Jamaica Gleaner



IN THE early 1970s, Ramson’s began to flourish under the guidance of Laurie and his two youngest children. Laurie took advantage of a government scheme that promoted local manufactur­ing. “The Government built factories and leased them for 15 years to those prepared to invest in manufactur­ing,” explains John Ramson. “For that time, the company enjoyed tax concession­s, and at the end of the lease, Ramson was given the option to purchase the factories at cost.”

Ramson’s took full advantage. Kellogg’s in England agreed to partner with Ramson’s to invest in a factory to manufactur­e Foska Oats locally. This factory is currently run by Ramson’s sister company, Caribbean Foods Ltd, and started operations in 1966. Laurie, through partnershi­p with Acco Internatio­nal in Chicago, establishe­d a stationery factory next door to the Foska Oats factory in Twickenham Park. Acco Jamaica produced stationery products for export, as well as local distributi­on through Ramson’s.

“Ramson’s landed the single largest order of Acco products in the history of Acco Internatio­nal,” John recalls proudly. “The Government of Jamaica commission­ed us to manufactur­e all the binders used to preserve the Laws of Jamaica.” Those binders are still present in every lawyer’s office to this day.

Meanwhile, Ramson’s product offerings began to broaden. They establishe­d three home labels: Ramson’s, Sno White and Cubbies. The company experience­d a period of unpreceden­ted growth and prosperity, both as a distributo­r and as a manufactur­er. While Chas. E. Ramson Limited continued to spread its wings, the increasing­ly violent element that had been tearing through Jamaica, suddenly hit home.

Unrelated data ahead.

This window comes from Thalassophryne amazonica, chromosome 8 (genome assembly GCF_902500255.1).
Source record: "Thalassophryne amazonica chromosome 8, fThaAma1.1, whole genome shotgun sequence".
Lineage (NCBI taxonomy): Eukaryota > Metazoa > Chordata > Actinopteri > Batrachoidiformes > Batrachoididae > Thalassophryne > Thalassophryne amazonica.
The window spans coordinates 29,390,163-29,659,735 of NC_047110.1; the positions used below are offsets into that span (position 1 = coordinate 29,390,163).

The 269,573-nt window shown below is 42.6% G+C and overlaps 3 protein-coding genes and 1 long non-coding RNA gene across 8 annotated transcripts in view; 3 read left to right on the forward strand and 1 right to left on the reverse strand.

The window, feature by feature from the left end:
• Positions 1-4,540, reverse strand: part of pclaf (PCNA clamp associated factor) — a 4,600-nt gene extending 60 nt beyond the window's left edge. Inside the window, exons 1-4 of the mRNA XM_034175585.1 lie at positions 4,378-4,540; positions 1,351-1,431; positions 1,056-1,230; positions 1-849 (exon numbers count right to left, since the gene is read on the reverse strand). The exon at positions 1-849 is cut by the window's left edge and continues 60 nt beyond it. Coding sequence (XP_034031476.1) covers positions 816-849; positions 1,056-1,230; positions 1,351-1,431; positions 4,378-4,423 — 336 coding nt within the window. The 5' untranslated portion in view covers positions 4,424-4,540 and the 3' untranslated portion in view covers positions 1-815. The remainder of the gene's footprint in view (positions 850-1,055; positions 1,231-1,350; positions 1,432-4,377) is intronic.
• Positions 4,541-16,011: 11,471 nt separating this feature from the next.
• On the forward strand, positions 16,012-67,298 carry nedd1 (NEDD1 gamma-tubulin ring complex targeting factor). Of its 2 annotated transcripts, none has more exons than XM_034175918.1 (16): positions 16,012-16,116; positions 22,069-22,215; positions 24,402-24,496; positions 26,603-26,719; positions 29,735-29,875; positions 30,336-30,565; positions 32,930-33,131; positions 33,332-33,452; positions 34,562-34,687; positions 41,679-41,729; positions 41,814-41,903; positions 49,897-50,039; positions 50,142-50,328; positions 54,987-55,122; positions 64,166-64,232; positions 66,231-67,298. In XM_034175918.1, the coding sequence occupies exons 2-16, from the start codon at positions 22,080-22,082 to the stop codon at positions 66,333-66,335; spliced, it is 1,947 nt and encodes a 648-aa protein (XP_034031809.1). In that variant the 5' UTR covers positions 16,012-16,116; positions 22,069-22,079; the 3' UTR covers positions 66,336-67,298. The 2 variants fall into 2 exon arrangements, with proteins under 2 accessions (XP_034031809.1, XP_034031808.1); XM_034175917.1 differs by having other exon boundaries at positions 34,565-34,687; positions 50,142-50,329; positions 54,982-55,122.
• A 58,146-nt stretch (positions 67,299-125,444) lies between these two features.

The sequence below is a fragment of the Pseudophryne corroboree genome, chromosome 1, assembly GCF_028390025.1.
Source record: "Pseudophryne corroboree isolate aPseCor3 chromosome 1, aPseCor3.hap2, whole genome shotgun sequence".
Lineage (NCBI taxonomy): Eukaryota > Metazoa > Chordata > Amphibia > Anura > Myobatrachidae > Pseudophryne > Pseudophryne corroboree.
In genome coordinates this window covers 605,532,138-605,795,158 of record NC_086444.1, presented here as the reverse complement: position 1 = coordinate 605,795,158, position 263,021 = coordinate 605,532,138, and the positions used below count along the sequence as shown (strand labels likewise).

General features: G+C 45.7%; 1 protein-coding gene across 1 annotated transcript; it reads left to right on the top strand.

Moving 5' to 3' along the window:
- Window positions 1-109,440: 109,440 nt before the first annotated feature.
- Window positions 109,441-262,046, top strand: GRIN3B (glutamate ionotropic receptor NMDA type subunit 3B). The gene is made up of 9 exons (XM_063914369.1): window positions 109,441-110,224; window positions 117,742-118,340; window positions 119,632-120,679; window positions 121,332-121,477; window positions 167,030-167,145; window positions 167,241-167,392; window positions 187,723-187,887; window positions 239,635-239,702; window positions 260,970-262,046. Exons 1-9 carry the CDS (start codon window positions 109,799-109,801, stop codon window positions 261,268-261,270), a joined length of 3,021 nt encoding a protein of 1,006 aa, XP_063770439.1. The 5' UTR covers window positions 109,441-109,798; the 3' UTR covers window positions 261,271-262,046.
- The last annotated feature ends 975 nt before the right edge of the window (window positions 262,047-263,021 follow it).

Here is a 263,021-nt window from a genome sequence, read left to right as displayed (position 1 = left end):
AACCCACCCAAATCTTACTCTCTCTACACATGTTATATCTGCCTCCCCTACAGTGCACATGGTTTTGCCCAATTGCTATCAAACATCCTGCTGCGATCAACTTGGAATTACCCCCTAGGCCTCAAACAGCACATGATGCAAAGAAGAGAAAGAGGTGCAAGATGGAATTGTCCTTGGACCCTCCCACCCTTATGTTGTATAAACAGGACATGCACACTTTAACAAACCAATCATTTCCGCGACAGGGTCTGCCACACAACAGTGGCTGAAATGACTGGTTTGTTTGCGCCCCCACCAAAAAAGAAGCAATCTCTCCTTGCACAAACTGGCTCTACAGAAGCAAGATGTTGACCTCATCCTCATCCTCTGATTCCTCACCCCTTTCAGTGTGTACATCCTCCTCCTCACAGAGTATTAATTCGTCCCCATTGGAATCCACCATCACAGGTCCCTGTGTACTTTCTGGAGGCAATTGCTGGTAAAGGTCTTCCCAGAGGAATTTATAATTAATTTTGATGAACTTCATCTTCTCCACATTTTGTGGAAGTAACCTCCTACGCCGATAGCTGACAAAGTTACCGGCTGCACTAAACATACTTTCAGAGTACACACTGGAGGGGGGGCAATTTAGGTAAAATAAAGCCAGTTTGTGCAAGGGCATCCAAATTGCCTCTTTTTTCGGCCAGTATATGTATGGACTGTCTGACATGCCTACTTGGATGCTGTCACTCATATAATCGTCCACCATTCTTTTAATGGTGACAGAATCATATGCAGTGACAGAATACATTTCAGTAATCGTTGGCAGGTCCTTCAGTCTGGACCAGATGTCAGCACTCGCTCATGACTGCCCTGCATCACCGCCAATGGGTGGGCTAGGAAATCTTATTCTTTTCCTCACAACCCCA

In the late 1960s, staff members at the office at 55½ West Street were held up at gunpoint. “We had two entrances, one on West Street and one on Pechon Street. The gunmen

came up the West Street stairs,” explained John. That incident, coupled with a need for more space, led Laurie to relocate the business to a safer location. He purchased a much larger property at 449 Spanish Town Road, where Chas. E. Ramson’s head office was built and remains to this day.

“We rented out half of our office space to a bank. The building seemed very large and empty in 1974 when we moved in. I’d walk through the office hearing echoes. Then we began to grow. We eventually took back the space we’d rented to the bank, and just recently built an additional warehouse on-site to accommodat­e all our products, ”says Elizabeth.

Laurie instilled in his children a strong work ethic, dedication, and loyalty. “I learned integrity from my father, ”adds John. “you did not have to put anything in writing once you shook his hand. His word was his bond.” This is the legacy that John, Elizabeth and the entire Ramson family strive to continue to this day. The importance of this legacy is what carried them through their darkest days.

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